Unlike other artists who work with paper, Velliquette’s cuts and curves are more spontaneous, allowing the placement of each piece to dictate his next move. One would hardly guess the method to this madness is not carefully calculated, as each finished piece seems almost perfectly placed, but Velliquette prefers each color and shape to inspire the next.
Using archival card stock in a rainbow of colors, Velliquette relies only on his meticulous cuts to transform the flat sheets of paper into textural components for his sculptures. Fine snips create furry, feather-like elements that the artist uses as ornamental details and longer pieces sprout out like whiskers from his mask-like sculptures. Short fringe is used to create husky texture, reminiscent of bark or rough fur. Velliquette also suggests volume, simply by curling contrasting colors of paper and arranging them in a line, which the viewer’s eyes seamlessly blend together, even though the actual mass is lacking.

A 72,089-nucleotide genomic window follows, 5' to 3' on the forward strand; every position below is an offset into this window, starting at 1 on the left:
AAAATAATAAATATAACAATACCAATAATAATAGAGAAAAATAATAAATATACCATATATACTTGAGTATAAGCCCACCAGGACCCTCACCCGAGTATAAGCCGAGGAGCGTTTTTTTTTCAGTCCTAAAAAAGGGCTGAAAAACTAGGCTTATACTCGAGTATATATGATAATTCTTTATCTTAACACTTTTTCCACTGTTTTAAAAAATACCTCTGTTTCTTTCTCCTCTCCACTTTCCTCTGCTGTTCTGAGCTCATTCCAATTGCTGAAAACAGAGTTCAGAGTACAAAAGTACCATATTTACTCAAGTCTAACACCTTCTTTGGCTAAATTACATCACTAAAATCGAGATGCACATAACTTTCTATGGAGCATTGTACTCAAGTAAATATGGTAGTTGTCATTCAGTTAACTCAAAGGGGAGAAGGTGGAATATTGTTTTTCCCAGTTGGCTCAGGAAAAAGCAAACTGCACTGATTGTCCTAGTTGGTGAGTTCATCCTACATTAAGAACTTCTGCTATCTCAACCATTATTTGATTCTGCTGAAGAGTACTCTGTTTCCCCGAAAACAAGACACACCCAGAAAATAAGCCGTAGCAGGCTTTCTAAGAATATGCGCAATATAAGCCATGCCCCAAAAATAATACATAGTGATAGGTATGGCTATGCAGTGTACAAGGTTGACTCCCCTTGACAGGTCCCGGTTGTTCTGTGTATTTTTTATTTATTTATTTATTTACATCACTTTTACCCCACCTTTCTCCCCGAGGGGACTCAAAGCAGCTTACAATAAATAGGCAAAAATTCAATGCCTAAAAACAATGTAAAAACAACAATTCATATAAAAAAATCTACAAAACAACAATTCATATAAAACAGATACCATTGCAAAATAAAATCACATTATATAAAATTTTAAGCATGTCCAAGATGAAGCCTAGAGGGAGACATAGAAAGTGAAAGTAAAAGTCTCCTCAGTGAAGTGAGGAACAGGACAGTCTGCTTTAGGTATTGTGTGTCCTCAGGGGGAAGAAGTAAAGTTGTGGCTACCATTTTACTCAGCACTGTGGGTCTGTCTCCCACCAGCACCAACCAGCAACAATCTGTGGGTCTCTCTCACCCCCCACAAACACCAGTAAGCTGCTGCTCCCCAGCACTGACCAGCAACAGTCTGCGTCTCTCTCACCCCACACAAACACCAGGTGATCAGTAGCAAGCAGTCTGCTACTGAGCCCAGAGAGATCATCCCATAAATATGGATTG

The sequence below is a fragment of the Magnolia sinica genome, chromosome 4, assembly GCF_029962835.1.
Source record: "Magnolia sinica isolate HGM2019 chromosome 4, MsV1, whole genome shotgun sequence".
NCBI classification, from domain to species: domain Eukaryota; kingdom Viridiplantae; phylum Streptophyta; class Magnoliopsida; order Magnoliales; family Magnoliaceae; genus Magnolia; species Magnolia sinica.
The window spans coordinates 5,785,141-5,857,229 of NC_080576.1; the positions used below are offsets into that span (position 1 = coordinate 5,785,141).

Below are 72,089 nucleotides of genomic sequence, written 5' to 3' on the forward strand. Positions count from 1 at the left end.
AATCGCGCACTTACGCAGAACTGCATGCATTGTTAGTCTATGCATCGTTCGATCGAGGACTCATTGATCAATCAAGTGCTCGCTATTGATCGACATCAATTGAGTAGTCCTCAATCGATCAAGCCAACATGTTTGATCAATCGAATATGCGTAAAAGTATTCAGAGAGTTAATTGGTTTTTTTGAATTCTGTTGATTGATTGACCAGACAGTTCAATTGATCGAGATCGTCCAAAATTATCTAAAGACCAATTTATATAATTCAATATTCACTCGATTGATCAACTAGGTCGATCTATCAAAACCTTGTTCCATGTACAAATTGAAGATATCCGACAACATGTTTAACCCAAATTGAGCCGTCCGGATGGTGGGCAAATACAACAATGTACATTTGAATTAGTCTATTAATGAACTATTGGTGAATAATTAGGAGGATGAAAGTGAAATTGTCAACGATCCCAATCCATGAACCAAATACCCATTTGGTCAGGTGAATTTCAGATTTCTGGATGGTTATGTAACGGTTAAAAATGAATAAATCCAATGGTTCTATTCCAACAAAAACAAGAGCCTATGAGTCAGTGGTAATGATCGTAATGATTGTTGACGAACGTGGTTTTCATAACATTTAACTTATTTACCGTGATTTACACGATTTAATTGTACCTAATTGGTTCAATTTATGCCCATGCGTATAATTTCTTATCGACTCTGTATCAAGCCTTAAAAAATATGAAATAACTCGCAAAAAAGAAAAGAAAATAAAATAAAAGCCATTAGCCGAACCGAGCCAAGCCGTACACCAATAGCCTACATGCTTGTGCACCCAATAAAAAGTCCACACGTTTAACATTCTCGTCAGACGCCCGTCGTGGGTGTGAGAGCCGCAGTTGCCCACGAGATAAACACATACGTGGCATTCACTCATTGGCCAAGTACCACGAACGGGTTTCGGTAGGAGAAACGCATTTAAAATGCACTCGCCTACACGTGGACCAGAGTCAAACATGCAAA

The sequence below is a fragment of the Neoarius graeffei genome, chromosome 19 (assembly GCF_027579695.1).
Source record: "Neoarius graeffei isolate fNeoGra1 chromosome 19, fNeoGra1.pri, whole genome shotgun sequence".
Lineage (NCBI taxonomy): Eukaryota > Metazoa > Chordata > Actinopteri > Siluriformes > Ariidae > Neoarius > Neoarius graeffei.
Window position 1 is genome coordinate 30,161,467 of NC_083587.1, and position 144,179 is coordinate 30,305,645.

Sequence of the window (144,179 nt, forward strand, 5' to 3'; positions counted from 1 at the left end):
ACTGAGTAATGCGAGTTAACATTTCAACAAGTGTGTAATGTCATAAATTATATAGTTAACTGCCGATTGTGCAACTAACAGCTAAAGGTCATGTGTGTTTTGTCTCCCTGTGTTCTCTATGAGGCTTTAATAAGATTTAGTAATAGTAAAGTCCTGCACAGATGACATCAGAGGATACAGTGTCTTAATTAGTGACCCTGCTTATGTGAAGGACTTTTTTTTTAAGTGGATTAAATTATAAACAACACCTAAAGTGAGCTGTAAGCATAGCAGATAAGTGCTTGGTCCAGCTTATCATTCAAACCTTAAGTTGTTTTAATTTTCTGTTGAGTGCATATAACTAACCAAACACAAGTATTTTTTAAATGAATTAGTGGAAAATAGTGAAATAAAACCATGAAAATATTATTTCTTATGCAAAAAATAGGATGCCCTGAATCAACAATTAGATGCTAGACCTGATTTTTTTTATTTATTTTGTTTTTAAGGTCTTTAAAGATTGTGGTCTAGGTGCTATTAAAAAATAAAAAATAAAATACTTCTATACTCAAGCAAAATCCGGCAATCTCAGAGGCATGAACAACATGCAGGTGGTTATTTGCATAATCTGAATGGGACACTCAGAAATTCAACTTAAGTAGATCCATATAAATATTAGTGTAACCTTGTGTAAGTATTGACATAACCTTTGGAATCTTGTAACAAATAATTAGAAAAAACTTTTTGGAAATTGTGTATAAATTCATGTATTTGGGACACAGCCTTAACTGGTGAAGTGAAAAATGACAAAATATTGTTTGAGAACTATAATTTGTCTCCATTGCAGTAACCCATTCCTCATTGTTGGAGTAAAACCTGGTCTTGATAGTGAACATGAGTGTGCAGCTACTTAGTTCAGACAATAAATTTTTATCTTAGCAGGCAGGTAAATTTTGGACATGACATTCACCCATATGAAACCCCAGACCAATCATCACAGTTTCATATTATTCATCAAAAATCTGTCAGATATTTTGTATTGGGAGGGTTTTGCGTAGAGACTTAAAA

Bending, folding, and rolling create visual trompe l’oiels that make each fleck of paper seem to be more than the delicate medium it is. Velliquette’s fine-tuned techniques transform normal paper into iconic deities and statuettes that appear rich and weighty.
Via Frame Mag